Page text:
The 2000 Democratic National Convention in Los Angeles was the first national political convention to feature both live and on-demand streaming. What was then one of the first large-scale demonstrations of an exciting new technology is old news today. In 2000, users were restricted to one of three bitrates (28Kbps, 56Kbps, and 128Kbps) delivered in what were then the three major streaming formats (Real, Windows Media, and QuickTime). This time out, users streamed both HD and SD video at bitrates of up to 2Mbps using Microsoft’s new Silverlight 2 player and the Move Networks plug-in. The pristine, full-screen HD video available to those with sufficient bandwidth was an impressive reflection of continuing advances in streaming technology. But other, less visually stunning advances are the ones powering video streaming’s burgeoning impact on the political process.
The Technology Players
The Democratic National Convention Committee (DNCC) chose four primary partners—Level 3, Microsoft, Move Networks, and Vertigo Software—to deliver and store all of its high-quality HD and SD video. The DNCC employed its own producers and a 12-camera crew—distinct from the network TV pool feeds—to originate video for streaming through the Silverlight player on its own website (www.demconvention.com). While data from the 2000 convention flowed through an OC-12 pipe at 622Mbps, the data flow from Denver’s Pepsi Center and Invesco Field required an OC-192 pipe with a bandwidth capacity of 9.6Gbps. "We built fiber into two facilities, which involved digging up roads in Denver," notes Maria Farnon, VP for product delivery in Level 3’s Content Markets Group. "It was an enormous project, probably 40 people at Level 3 and more at Microsoft and Move." Production and data transport facilities were housed in three trailers at the Pepsi Center.
The DNCC video feed traveled from the Pepsi Center and Invesco Field through Level 3’s Vyvx network (as 213Mbps HD ASI video) to two off-site IP encoding facilities (one primary and one backup), where the video was encoded using two HD and two SD encoders (Level 3 defines HD quality as anything 1Mbps and greater). The encoded video was then published to the DNCC website via Move Networks’ publishing system. Level 3 has provided network TV broadcast services at multiple national political conventions through its Vyvx network, and delivered both streaming and broadcast video this year. Level 3 was also responsible for all caching on the DNCC website, as well as providing CDN services through its extensive network of edge servers.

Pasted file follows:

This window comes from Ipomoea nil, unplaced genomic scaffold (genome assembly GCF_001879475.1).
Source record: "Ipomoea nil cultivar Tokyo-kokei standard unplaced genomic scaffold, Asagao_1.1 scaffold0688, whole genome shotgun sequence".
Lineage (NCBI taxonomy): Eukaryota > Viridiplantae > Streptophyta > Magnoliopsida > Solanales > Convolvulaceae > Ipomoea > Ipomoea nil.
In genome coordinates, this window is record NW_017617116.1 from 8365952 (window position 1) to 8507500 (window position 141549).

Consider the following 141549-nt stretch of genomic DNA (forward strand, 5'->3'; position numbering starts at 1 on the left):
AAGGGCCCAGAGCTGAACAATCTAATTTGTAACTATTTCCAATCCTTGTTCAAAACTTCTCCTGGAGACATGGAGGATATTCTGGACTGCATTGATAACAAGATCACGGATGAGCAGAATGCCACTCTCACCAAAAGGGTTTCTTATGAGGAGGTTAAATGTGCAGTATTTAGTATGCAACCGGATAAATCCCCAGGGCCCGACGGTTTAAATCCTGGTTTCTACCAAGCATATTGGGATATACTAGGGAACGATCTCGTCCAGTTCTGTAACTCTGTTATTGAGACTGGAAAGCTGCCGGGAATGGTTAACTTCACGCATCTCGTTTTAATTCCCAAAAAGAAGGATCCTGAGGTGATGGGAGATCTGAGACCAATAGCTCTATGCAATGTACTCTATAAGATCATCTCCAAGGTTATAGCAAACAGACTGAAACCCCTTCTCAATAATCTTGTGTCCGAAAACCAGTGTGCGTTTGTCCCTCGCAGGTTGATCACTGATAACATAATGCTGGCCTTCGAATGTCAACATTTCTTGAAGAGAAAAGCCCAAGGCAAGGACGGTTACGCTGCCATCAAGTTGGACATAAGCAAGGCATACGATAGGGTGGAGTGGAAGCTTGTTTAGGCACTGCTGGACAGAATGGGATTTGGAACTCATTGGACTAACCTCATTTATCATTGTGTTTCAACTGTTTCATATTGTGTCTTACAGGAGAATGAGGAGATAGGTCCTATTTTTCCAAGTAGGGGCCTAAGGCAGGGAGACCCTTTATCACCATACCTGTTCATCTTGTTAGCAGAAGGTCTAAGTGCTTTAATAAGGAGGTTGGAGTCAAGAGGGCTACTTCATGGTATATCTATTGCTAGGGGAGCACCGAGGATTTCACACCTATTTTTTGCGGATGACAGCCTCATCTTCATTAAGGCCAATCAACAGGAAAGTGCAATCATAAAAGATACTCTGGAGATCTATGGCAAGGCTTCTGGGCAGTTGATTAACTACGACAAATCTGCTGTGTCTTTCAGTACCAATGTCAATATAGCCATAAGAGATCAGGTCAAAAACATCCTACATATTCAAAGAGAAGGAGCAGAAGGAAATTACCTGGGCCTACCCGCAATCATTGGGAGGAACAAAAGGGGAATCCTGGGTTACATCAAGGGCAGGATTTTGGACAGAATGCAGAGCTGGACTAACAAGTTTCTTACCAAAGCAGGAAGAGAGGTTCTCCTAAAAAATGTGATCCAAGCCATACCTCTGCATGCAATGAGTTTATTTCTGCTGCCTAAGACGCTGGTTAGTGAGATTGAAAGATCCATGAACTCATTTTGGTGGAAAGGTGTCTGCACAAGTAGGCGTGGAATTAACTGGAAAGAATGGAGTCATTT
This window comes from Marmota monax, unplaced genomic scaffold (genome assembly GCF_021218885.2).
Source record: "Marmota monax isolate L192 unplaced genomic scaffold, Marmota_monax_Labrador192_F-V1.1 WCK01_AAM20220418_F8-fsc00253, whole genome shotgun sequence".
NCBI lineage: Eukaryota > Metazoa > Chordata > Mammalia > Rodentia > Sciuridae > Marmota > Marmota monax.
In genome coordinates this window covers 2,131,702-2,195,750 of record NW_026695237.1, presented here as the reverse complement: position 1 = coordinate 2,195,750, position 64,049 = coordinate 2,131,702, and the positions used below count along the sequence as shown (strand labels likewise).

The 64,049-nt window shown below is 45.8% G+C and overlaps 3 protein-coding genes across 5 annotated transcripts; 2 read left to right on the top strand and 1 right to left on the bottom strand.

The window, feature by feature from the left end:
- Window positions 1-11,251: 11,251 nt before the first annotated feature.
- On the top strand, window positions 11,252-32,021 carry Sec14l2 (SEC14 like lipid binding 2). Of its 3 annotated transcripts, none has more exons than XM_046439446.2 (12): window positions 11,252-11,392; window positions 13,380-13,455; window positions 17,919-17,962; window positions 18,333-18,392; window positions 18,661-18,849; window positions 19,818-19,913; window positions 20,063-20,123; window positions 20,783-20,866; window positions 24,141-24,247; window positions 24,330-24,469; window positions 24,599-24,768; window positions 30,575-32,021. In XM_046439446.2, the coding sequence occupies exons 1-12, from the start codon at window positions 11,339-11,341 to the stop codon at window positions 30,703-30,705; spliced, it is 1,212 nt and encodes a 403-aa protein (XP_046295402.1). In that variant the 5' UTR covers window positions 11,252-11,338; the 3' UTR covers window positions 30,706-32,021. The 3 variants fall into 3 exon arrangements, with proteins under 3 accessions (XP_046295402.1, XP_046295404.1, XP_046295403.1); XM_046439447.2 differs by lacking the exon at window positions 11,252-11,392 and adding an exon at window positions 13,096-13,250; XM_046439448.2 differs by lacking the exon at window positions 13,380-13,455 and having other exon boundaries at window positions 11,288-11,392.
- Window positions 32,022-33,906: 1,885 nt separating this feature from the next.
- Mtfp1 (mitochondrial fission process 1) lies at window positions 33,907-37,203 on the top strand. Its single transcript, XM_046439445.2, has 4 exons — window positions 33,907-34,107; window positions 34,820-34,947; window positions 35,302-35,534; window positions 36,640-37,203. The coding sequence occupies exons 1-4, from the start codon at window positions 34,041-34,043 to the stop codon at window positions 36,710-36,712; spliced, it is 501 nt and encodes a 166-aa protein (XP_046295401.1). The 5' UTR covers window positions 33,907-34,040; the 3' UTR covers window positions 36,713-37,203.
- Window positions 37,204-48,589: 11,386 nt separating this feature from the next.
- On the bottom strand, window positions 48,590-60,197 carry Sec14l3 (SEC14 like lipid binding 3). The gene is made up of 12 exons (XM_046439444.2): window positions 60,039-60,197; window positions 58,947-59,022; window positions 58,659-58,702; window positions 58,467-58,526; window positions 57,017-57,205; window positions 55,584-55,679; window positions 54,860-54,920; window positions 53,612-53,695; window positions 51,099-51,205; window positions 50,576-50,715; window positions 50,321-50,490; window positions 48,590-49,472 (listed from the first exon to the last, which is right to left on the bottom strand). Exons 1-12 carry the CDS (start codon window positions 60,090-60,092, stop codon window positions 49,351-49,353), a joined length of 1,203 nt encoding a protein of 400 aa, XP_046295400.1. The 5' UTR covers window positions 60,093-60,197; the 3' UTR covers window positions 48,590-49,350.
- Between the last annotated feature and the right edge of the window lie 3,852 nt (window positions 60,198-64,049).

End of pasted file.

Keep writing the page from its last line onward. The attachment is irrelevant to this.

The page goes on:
Move Networks’ unique technology breaks the encoded video into "streamlets" to minimize start time and buffering and to maximize video quality. Move also enables adaptive streaming, which optimizes the streaming bitrate to match the end user’s available bandwidth. Move Networks has contributed to much of the high-profile streaming in the past year, including the Olympics on NBCOlympics.com. "The quality of their stuff is incredible," says Aaron Myers, director of online communications for the DNCC and a veteran of several Democratic presidential campaigns. "We saw that going in and said, ‘That is the experience we want to replicate.’" The DNCC also made a latency/quality calculation. "There’s a bit of a delay on the live video," notes Myers. "But it’s a pretty small delay (up to 3 minutes) for the quality that we get."
The Silverlight 2 player on the DNCC website was designed by Bay Area-based Vertigo Software. "They were fantastic every step of the way," says Myers, "from understanding our needs as we planned this down to having a sizeable staff in Denver to make sure that everything was well-presented during the convention itself." The player allowed users to choose from multiple camera angles. When streaming live, the player offered users a choice of English or Spanish. (The gavel-to-gavel Spanish-language translation was a first for any national political convention.)